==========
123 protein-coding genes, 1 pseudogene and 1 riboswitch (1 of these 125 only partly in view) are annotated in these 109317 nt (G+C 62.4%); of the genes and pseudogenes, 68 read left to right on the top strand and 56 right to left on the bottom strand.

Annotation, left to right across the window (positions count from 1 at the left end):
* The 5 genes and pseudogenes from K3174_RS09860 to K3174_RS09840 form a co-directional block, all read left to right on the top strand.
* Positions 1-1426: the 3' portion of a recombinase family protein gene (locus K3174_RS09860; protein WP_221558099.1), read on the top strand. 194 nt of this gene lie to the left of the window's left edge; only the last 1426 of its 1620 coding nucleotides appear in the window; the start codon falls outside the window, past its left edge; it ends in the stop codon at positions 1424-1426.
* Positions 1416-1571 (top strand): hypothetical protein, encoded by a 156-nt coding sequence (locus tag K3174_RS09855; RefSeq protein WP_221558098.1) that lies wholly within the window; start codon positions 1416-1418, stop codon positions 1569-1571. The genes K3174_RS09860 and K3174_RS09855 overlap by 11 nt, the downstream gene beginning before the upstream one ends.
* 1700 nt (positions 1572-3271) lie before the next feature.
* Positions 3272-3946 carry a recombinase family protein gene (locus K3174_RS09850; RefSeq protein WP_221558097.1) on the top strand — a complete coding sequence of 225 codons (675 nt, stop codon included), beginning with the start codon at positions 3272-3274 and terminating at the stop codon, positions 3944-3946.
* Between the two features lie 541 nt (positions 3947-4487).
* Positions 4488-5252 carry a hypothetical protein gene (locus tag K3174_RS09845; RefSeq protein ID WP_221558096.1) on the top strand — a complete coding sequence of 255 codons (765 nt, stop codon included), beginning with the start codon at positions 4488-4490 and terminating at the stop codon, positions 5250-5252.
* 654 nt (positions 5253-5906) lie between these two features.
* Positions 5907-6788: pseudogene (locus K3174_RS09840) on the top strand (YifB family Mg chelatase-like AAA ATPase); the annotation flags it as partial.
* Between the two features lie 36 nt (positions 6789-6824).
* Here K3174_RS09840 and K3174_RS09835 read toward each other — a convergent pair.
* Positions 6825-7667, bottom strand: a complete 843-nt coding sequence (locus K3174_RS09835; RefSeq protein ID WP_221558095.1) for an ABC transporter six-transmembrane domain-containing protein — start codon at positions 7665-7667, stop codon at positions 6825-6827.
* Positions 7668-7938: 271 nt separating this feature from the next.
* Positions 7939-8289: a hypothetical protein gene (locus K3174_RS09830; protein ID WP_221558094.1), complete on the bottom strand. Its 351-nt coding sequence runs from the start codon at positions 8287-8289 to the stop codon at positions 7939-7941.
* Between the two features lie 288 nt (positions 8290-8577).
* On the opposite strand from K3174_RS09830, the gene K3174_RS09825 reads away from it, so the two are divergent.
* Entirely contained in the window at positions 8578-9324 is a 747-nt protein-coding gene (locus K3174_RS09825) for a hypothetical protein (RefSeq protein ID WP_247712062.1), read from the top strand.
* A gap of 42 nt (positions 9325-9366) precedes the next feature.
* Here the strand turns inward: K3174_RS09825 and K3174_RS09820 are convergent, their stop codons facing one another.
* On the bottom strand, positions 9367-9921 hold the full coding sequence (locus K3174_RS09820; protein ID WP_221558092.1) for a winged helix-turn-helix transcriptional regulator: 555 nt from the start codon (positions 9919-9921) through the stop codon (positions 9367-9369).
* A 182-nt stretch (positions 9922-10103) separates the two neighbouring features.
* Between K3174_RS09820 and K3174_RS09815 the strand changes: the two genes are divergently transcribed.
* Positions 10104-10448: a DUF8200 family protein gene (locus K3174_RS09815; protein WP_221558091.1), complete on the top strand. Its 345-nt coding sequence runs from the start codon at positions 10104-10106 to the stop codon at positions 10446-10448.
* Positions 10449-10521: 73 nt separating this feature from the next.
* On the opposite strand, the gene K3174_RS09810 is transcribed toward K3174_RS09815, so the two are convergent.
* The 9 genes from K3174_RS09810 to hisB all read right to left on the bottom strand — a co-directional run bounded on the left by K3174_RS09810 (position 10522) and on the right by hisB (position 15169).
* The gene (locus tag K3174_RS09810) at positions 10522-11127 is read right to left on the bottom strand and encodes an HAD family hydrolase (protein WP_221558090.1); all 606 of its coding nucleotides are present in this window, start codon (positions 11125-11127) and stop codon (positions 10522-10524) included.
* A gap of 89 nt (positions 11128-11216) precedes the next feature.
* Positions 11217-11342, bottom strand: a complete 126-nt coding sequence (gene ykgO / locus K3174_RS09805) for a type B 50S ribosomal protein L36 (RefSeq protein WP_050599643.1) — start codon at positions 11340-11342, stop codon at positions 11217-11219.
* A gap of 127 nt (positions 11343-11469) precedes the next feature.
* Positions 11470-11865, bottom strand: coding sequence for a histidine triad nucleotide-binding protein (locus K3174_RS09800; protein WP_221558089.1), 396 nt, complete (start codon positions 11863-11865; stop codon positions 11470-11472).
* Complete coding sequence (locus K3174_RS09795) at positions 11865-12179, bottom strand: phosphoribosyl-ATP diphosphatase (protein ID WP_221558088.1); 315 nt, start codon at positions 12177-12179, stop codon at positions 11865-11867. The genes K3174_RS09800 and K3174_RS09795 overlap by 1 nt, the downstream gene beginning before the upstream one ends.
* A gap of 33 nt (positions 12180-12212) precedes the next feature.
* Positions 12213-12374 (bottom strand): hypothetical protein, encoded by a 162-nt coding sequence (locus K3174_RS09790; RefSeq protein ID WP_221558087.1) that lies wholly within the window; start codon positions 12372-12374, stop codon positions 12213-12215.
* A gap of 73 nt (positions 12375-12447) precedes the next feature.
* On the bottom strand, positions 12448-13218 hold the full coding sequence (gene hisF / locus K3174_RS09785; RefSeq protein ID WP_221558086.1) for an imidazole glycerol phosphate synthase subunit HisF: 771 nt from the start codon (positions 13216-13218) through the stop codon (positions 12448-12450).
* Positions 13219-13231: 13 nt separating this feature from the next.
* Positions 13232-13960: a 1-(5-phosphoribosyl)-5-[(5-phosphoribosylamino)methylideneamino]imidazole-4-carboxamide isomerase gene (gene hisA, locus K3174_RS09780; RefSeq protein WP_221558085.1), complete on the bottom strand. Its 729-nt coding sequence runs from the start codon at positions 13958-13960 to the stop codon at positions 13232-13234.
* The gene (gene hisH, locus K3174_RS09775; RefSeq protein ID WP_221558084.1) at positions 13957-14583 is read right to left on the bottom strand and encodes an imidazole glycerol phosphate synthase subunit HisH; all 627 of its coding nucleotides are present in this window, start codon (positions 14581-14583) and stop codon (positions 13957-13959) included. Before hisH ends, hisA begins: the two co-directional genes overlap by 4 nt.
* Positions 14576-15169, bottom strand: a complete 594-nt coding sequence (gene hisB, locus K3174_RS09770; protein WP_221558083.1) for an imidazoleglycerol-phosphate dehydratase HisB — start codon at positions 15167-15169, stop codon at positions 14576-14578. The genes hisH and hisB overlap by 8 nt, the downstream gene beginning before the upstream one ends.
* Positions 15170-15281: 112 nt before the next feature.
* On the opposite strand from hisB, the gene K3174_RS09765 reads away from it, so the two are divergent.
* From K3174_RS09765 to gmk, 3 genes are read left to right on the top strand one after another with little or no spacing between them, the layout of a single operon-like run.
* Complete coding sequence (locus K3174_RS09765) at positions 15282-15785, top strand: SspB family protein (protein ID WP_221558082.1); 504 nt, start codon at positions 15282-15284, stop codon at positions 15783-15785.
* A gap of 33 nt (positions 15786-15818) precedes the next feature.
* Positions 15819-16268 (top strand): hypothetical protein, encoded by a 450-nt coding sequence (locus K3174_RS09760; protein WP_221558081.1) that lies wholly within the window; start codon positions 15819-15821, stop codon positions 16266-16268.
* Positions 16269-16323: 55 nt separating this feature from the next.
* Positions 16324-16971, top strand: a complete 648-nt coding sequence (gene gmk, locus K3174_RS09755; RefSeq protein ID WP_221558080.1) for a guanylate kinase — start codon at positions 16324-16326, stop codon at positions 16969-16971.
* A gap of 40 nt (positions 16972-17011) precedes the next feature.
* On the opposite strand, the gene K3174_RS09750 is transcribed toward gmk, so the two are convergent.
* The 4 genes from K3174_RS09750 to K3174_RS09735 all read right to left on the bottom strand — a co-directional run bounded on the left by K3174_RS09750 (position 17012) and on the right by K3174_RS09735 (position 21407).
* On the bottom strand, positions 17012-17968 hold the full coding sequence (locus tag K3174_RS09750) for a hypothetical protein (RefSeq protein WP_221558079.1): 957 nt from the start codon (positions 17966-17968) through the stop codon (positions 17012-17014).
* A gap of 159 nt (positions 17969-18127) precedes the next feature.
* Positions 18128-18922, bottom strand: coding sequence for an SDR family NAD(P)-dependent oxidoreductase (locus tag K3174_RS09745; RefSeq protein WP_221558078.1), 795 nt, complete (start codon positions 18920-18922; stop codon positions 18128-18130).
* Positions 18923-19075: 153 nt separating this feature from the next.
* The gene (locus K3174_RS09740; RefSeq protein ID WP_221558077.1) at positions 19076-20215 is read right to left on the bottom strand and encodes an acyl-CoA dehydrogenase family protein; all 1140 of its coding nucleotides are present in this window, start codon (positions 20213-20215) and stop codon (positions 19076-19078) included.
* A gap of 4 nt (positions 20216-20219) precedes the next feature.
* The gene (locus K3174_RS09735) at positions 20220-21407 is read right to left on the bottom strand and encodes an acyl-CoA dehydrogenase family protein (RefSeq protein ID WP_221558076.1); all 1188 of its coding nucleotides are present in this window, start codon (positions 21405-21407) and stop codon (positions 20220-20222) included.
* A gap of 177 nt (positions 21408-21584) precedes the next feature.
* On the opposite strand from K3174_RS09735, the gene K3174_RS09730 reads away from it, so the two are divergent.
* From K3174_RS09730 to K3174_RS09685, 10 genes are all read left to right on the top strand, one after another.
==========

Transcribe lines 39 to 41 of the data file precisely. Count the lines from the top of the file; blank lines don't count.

* Positions 13219-13231: 13 nt separating this feature from the next.
* Positions 13232-13960: a 1-(5-phosphoribosyl)-5-[(5-phosphoribosylamino)methylideneamino]imidazole-4-carboxamide isomerase gene (gene hisA, locus K3174_RS09780; RefSeq protein WP_221558085.1), complete on the bottom strand. Its 729-nt coding sequence runs from the start codon at positions 13958-13960 to the stop codon at positions 13232-13234.
* The gene (gene hisH, locus K3174_RS09775; RefSeq protein ID WP_221558084.1) at positions 13957-14583 is read right to left on the bottom strand and encodes an imidazole glycerol phosphate synthase subunit HisH; all 627 of its coding nucleotides are present in this window, start codon (positions 14581-14583) and stop codon (positions 13957-13959) included. Before hisH ends, hisA begins: the two co-directional genes overlap by 4 nt.